Handling Click Events using Custom Binding Adapters

The Open Event Organiser Android App is the Event management app for organizers using the Open Event Platform. It is currently released in the Alpha phase on the Google Play Store here and is being actively developed by the community.

The Data Binding Library is one of the most popular libraries among the android developers. We use it extensively in the application in order to greatly simplify the UI binding logic. While trying to show the details of a speaker in the application, we wanted to list his/her social media links using Image buttons.

Upon clicking one of these buttons, the user was supposed to be directed to the link after opening the default web browser. This blog post discusses how we used custom Binding Adapters to handle click events on an Image Button by defining a custom attribute.

Defining the Binding Adapter

We defined a simple Binding Adapter for an Image button meant to handle social media links. We used “imageOnClick” as the custom attribute name for specifying the URL that will be opened once the button is clicked.

@BindingAdapter("imageOnClick")
public static void bindOnImageButtonClickListener(ImageButton imageButton, String url) {
  imageButton.setOnClickListener(view -> {
    if (url != null) {
      Context context = imageButton.getContext();
      Intent intent = new Intent(Intent.ACTION_VIEW);
      intent.setData(Uri.parse(url));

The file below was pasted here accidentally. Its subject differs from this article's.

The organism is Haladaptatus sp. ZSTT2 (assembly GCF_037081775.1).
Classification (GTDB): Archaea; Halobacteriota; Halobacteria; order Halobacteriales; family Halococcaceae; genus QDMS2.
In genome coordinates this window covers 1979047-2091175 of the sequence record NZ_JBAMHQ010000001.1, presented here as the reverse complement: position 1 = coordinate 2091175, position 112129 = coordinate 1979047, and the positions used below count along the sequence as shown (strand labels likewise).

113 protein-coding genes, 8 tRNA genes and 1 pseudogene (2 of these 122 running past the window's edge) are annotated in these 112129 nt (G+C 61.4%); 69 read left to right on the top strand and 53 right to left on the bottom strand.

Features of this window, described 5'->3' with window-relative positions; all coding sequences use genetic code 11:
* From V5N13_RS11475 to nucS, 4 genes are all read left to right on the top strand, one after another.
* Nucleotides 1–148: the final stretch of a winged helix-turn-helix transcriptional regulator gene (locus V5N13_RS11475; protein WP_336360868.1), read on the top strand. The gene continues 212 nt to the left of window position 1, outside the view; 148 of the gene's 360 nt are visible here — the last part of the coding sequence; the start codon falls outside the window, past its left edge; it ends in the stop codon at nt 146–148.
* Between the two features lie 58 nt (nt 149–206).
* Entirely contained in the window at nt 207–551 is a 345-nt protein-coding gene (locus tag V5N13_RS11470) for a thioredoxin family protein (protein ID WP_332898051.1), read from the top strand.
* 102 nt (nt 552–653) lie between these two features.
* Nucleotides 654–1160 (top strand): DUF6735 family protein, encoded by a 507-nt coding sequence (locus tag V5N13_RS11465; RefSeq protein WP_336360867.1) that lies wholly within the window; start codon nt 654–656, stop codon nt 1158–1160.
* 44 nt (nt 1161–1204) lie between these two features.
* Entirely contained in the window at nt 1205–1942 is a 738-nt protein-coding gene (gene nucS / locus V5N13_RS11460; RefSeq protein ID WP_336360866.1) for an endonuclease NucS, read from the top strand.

if (intent.resolveActivity(context.getPackageManager()) != null) {
        context.startActivity(intent);
      } else {
        Toast.makeText(context, "No Web browser found", Toast.LENGTH_SHORT).show();
      }
    }
  });
}

 

The method can be named anything you want and can be placed anywhere in the project but we would recommend creating a separate class for all the Binding adapters.
The important things to take away from the above method are:

  • The method needs to be public otherwise the Data binding framework won’t be able to find it.
  • We need to pass in the view as the first parameter and the attribute value as the second parameter.

Then we simply set the familiar click listener to handle the click interaction. We use the Context from the view passed in the method as the first parameter. Then we create an Intent and set the passed in URL as the data. We make sure that the user has a browser installed on his/her android phone before we try to open the browser. We show a suitable error message if they don’t.

Using it in Layout

Using the custom attribute in the layout was extremely simple. We specified the url using the attribute “imageOnClick” and the rest was handled by the Binding Adapter and the Data binding framework.  

<ImageButton
     android:id="@+id/action_speakers_linkedin"
     android:layout_width="@dimen/spacing_larger"
     android:layout_height="match_parent"
     android:contentDescription="@string/linkedin_icon"
     app:imageOnClick="@{ speaker.linkedin }"
     android:background="#ededed"
     android:visibility="@{ (speaker.linkedin != null) ? View.VISIBLE : View.GONE }"
     app:srcCompat="@drawable/ic_linkedin_colored"/>

References